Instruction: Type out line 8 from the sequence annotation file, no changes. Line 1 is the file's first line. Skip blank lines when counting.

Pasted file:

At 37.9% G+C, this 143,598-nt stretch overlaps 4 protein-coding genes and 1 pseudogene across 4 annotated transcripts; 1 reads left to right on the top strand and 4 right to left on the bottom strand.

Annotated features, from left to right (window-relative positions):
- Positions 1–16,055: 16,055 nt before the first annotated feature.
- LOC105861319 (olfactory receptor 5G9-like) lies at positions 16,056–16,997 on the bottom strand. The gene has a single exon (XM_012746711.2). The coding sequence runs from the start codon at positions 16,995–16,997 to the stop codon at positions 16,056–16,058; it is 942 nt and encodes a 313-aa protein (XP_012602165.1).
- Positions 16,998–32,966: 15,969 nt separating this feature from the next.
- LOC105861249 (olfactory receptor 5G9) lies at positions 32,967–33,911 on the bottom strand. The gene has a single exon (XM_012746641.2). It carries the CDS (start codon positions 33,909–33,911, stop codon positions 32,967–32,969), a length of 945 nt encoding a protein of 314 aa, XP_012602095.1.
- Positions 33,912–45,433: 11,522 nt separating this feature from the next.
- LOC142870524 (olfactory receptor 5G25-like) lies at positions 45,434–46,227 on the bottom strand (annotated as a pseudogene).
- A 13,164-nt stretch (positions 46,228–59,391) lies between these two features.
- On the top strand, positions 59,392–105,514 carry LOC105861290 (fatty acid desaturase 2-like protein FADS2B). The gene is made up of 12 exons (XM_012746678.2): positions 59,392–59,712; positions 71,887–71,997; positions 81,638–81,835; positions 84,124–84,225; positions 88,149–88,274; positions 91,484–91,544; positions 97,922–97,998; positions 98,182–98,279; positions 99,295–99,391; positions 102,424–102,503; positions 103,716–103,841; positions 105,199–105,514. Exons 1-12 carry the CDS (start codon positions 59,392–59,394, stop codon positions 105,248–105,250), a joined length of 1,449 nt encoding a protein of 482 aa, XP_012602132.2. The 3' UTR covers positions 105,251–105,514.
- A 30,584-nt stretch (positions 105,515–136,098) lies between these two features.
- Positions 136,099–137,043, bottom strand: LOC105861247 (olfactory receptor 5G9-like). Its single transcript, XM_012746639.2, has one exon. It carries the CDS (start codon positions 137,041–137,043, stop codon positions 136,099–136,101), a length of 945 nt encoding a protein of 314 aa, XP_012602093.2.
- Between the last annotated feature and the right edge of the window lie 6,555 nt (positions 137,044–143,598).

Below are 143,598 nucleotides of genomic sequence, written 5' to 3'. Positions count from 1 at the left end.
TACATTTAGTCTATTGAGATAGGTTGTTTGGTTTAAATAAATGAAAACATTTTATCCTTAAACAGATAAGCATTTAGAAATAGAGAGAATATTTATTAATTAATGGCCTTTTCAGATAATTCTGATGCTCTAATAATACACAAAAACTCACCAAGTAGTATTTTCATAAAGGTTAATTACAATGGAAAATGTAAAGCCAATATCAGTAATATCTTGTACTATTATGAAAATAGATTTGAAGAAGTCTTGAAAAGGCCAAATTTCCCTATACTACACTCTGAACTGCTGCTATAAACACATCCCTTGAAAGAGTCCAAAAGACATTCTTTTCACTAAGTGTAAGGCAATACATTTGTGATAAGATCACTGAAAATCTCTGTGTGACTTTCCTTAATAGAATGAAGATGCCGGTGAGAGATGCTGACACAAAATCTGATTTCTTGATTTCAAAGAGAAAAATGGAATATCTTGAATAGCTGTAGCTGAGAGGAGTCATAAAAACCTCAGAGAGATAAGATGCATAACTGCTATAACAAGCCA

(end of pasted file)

- LOC142870524 (olfactory receptor 5G25-like) lies at positions 45,434–46,227 on the bottom strand (annotated as a pseudogene).